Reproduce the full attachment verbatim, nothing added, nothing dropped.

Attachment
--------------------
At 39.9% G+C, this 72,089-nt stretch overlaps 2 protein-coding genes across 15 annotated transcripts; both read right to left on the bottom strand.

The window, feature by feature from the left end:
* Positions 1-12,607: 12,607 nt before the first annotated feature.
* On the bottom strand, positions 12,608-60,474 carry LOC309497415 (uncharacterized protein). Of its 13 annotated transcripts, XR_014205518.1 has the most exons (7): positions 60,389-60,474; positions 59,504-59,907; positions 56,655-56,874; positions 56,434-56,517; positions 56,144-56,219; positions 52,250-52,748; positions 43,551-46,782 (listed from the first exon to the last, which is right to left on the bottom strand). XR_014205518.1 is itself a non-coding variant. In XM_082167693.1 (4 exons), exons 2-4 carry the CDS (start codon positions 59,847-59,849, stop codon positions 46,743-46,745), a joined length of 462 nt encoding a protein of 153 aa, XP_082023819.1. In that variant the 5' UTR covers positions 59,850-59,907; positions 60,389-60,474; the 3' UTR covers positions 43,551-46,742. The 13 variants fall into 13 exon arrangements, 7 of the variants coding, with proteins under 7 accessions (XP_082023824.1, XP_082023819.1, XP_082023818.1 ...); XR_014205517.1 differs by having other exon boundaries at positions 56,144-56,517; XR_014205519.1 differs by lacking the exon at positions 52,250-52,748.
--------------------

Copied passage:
At 39.9% G+C, this 72,089-nt stretch overlaps 2 protein-coding genes across 15 annotated transcripts; both read right to left on the bottom strand.

The window, feature by feature from the left end:
* Positions 1-12,607: 12,607 nt before the first annotated feature.
* On the bottom strand, positions 12,608-60,474 carry LOC309497415 (uncharacterized protein). Of its 13 annotated transcripts, XR_014205518.1 has the most exons (7): positions 60,389-60,474; positions 59,504-59,907; positions 56,655-56,874; positions 56,434-56,517; positions 56,144-56,219; positions 52,250-52,748; positions 43,551-46,782 (listed from the first exon to the last, which is right to left on the bottom strand). XR_014205518.1 is itself a non-coding variant. In XM_082167693.1 (4 exons), exons 2-4 carry the CDS (start codon positions 59,847-59,849, stop codon positions 46,743-46,745), a joined length of 462 nt encoding a protein of 153 aa, XP_082023819.1. In that variant the 5' UTR covers positions 59,850-59,907; positions 60,389-60,474; the 3' UTR covers positions 43,551-46,742. The 13 variants fall into 13 exon arrangements, 7 of the variants coding, with proteins under 7 accessions (XP_082023824.1, XP_082023819.1, XP_082023818.1 ...); XR_014205517.1 differs by having other exon boundaries at positions 56,144-56,517; XR_014205519.1 differs by lacking the exon at positions 52,250-52,748.